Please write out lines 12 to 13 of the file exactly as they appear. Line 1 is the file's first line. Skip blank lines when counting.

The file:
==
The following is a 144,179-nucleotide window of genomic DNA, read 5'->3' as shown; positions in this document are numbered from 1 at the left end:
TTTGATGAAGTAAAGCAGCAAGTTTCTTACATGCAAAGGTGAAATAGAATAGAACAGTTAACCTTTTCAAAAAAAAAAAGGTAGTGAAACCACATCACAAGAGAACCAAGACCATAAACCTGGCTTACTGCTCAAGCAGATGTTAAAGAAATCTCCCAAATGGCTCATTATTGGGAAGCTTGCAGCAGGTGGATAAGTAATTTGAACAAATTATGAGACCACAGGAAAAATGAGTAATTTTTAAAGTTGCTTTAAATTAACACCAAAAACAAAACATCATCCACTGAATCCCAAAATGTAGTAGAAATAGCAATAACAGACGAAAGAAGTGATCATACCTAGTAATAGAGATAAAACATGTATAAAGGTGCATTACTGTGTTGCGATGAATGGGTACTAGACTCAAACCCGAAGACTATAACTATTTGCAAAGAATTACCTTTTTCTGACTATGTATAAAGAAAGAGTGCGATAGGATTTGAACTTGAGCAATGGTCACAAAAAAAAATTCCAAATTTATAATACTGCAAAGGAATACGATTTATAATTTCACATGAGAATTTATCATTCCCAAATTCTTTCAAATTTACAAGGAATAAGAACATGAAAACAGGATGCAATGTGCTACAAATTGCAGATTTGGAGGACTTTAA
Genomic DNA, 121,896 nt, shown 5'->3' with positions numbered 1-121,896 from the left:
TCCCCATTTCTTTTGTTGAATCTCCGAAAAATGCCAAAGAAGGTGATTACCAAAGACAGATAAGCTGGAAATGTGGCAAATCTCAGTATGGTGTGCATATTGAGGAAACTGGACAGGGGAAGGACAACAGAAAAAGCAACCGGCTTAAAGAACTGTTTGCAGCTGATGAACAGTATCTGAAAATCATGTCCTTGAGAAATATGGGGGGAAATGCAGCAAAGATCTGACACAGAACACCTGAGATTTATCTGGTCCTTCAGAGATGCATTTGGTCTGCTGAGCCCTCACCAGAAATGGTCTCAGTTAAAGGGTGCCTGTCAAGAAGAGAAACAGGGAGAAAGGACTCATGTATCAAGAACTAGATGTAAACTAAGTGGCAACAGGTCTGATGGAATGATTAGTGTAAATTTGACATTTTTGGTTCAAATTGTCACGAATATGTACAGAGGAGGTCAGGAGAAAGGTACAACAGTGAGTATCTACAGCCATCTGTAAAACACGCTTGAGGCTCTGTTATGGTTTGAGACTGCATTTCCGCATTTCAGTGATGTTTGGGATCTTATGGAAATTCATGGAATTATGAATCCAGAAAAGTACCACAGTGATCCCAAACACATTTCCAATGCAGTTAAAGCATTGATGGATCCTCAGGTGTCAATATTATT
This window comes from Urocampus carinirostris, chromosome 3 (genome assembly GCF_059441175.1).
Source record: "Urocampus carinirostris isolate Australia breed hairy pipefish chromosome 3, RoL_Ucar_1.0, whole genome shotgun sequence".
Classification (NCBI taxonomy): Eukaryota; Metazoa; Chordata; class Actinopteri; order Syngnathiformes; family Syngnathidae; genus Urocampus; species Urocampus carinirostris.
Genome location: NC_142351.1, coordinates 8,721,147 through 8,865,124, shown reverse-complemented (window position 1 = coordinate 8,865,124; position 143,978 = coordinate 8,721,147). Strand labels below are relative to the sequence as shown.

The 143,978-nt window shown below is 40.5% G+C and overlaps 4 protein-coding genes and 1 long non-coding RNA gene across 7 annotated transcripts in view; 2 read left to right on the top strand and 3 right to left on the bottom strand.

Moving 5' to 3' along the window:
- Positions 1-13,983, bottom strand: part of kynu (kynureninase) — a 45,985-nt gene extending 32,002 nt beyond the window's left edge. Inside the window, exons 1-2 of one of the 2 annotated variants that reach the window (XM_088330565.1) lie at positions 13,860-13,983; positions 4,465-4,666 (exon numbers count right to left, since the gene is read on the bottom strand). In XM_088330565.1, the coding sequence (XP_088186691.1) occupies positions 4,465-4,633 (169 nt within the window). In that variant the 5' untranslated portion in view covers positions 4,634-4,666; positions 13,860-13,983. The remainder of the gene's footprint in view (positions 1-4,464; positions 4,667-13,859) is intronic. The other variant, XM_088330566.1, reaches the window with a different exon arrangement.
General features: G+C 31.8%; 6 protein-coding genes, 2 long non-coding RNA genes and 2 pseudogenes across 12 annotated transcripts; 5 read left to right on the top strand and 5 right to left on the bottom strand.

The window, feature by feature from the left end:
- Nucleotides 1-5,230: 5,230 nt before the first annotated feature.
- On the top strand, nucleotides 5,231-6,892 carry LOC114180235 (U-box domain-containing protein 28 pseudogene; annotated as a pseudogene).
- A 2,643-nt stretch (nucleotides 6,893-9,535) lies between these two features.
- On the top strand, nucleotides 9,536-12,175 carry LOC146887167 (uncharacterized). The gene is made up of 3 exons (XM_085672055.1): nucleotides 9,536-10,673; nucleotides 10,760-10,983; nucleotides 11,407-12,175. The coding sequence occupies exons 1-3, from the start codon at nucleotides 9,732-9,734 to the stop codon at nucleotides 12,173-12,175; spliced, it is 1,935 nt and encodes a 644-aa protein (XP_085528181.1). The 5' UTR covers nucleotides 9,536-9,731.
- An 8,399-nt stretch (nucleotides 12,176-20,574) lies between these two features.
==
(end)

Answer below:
General features: G+C 31.8%; 6 protein-coding genes, 2 long non-coding RNA genes and 2 pseudogenes across 12 annotated transcripts; 5 read left to right on the top strand and 5 right to left on the bottom strand.

The window, feature by feature from the left end: